HERCULES (Gr. Herakles), called likewise Alcides, after his grandfather Alemus, was the son of Zeus and Alcmene, and the most celebrated hero of the Greek legends, the ideal of human perfection, as conceived in the heroic ages; i.e., the greatest physical strength, connected with every high quality of mind and character which these ages recognized. He had a bitter enemy in Hera, who, knowing that the child who should be born that day was fated to rule over all the descendants of Perseus, contrived to pro long the travail of Alcmene, who was the daughter of Alcmus, son of Perseus, and hasten that of the wife of Sthenelus, another son of Perseus, who, after a pregnancy of seven months, gave birth to a son, named Eurysthens. Eurystheus thus, by decree of Fate, became chief of the Perseidw. Pindar and other subsequent writers relate that, while yet in his cradle, Hercules showed his divine origin by strangling two serpents sent/by Hera to destroy him. By 'Amphitryon's care, Ire was instructed in all arts by the first masters. Amphitryon now sent him into the country, where he tended the flocks till he was 18 years of age. During this period, as the sophist Prodikos relates in his poem, Hercules, meeting the goddesses of Pleasure and Virtue at the crossways, chose the latter to be the constant companion of his life.
His first exploit was the slaying of a lion which haunted !Mt. Cithaeron and ravaged the dominions of king Thespios. Hercules was kindly received by the king, and at length succeeded in destroying the lion. On his return to his native city of Thebes, he not only freed it from the disgrace of having to pay tribute to the Orchomenians, but compelled them to pay double the tribute which they had formerly received. In return for this service, Croon, king of Thebes, gave him his daughter Megara in marriage. At this time, Eurystheus summoned Hercules to appear before him, and ordered him to perform the labors which, by priority of birth, he was empowered to impose upon him. Hercules, unwilling to obey, went to Delphi to consult the oracle, and was told that he must perform ten labors imposed by Eurystheus, after which he should attain to immor tality. This reply plunged Hercules into the deepest melancholy, which Hera increased to madness, so that he killed his own children by Megara. When he recovered his senses, he returned, submitted to Eurystheus, and addressed himself to the performance of the labors imposed upon him.—The first labor was to destroy the lion which haunted the forests of Nemta and Clebilk, and could not be wounded by the arrows of a mortal. Hercules boldly attacked him with his club, but in and finally obliged to. strangle hint with his hands. From this time, lie wore the lion's skin as armor.—The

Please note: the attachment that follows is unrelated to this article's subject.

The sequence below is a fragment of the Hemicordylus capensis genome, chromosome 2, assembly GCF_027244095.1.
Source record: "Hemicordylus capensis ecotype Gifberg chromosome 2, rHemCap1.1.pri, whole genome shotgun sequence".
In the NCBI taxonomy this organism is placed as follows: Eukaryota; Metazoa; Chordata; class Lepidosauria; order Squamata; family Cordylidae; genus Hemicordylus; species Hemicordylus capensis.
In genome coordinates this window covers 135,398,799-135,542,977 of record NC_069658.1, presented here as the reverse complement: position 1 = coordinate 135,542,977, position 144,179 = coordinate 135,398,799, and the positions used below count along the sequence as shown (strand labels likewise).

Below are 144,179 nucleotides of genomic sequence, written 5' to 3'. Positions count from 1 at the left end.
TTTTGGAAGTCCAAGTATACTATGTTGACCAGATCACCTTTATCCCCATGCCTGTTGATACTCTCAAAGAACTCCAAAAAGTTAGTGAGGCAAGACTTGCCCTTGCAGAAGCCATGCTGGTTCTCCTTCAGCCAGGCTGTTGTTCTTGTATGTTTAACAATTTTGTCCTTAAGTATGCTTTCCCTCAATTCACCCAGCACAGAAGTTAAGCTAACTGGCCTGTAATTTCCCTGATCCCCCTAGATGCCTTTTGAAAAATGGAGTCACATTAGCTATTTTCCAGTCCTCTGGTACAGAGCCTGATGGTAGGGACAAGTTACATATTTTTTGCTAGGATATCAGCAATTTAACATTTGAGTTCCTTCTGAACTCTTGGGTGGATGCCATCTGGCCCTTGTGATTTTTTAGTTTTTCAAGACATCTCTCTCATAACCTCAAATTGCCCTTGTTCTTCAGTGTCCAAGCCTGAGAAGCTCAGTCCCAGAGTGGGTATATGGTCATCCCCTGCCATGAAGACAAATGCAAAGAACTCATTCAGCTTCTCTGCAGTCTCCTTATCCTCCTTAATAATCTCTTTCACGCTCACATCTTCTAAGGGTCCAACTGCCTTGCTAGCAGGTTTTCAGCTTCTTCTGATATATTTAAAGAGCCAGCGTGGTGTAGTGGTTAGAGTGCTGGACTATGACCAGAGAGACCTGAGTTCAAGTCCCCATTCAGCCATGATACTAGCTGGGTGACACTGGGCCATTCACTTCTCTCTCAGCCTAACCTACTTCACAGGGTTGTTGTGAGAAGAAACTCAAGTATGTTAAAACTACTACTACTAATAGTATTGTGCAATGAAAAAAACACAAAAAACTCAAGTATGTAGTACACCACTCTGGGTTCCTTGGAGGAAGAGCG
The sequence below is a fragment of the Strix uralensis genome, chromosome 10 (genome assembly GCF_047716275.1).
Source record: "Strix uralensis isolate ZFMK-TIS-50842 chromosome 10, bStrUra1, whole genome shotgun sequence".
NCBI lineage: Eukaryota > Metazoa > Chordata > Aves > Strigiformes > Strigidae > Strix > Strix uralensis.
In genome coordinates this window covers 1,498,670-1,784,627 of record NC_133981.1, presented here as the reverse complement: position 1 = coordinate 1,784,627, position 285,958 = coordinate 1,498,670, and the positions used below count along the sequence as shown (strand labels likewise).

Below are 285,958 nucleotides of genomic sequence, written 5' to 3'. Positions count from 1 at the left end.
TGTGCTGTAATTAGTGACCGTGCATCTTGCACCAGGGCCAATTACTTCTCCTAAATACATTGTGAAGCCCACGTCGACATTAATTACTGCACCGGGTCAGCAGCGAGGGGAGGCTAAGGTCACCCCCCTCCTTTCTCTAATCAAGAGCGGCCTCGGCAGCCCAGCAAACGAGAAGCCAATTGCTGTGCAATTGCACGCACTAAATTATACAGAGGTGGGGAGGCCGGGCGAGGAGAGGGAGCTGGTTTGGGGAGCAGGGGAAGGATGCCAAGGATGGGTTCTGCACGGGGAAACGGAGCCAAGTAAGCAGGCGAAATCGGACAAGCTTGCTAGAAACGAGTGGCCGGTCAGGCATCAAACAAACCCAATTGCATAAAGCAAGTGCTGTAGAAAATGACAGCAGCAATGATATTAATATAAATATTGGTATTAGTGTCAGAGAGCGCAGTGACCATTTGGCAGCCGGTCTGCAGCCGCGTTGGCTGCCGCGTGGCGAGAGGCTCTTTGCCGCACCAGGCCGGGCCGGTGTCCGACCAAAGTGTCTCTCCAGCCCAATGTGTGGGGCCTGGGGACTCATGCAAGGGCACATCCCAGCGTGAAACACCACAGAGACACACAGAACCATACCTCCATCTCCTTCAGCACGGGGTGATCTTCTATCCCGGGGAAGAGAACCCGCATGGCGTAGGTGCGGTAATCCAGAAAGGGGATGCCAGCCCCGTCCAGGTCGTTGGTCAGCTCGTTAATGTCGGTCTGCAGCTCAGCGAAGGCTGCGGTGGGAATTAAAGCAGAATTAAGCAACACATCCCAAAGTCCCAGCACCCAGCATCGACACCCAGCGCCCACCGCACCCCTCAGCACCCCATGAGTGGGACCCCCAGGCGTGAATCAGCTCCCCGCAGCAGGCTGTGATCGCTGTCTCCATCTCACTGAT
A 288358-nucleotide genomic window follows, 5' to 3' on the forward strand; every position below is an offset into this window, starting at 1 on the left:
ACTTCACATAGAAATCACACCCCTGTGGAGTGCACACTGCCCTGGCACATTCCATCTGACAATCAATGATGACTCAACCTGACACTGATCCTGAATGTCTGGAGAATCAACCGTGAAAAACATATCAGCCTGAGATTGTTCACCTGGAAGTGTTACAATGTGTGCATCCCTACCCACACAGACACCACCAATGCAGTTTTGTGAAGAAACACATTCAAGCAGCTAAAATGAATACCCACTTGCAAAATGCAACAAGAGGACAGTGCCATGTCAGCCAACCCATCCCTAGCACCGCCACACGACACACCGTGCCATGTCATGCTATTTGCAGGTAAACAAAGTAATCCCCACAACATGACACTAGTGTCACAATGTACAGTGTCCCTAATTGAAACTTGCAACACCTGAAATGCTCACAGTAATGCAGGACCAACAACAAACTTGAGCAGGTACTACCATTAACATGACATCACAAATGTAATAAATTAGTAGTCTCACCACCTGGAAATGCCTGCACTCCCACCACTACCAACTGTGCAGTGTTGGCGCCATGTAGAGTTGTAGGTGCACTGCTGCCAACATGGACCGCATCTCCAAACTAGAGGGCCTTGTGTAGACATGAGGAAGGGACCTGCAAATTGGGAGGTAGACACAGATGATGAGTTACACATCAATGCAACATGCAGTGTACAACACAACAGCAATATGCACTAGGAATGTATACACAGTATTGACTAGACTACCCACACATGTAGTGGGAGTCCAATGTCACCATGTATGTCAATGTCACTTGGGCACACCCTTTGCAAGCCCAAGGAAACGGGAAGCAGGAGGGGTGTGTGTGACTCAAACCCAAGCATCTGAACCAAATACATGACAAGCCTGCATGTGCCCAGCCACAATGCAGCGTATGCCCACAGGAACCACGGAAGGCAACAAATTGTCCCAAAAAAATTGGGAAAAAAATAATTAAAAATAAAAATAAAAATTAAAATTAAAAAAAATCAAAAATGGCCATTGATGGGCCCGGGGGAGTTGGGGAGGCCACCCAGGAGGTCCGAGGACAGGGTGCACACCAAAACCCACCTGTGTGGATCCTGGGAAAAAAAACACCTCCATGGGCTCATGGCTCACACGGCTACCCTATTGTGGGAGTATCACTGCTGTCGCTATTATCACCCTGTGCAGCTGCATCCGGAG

second was to destroy the Lernman hydra, which be accomplished with the assistance of his friend lolaus; but because Hercules obtained assistance iu this labor, Eurystheus refused to count it.—His third was to catch the hind of Diana, famous for its swiftness, its golden horns, and brazen feet.—The fourth was to bring alive to Eurystheus a wild boar which ravaged the neighborhood of Erymanthus.—The fifth was to cleanse the stables of Augeas, king of Elis. where 3,000 oxen had been confined for many years, which lie accomplished in one day, by turning the rivers Alpheus and Pencils through the stables. But as Hercules had gone to Augeas, and offered to perform this service on payment of a tenth of the cattle, and concealed the fact that he had been commanded to perform it by Eurystheus, the latter, hearing of this, judged that it must not be -counted as one of the labors.—His sixth was to destroy the carnivorous birds, with brazen wings, beaks, and claws, which ravaged the country near the lake Stymphidis, in Arcadia.—The seventh was to bring alive to Peloponnesus a bull, remarkable for his beauty and strength, which Poseidon, at the prayer of Minos, had given to Minos, king of Crete, in order that he might sacrifice it, which Minos afterwards refusing to do, Poseidon made the bull mad, and it laid waste the island. Hercules brought the bull on his shoulders to Eurvstheus, who set it at liberty. It appears again as the Marathonian bull in the story of Theseus.—The eighth labor was to obtain the mares of Diomedes, king of the Bistones in Thrace, which fed upon human fiesh.—The ninth was to bring the girdle of Hippolyta, queen of the Amazons.—The tenth labor was to kill the monster Geryon, and bring his herds to Argos. These were all the labors which were originally imposed on Hercules, but as Eurystheus declared the second and fifth unlawfully performed Hercules was ordered to perform two more.—The eleventh was to obtain the golden apples from the garden of the Hesperides. Atlas, who knew where to find the apples, brought them to Hercules, who meanwhile supported the vault of heaven; but accord ing to others, Hercules went. himself and stole the apples, after slaying the dragon who guarded them.—The last and most dangerous labor was to bring from the infernal regions the three-headed dog Cerberus. Pluto promised him Cerberus on condition that he should not employ but only force. When Hercules had brougat the monster to Eurystheus, the latter, pale with fright, commanded him to be removed. Hercules set him at liberty; whereupon Cerberus immediately sank into the earth. Hercules was now free from his state of servitude.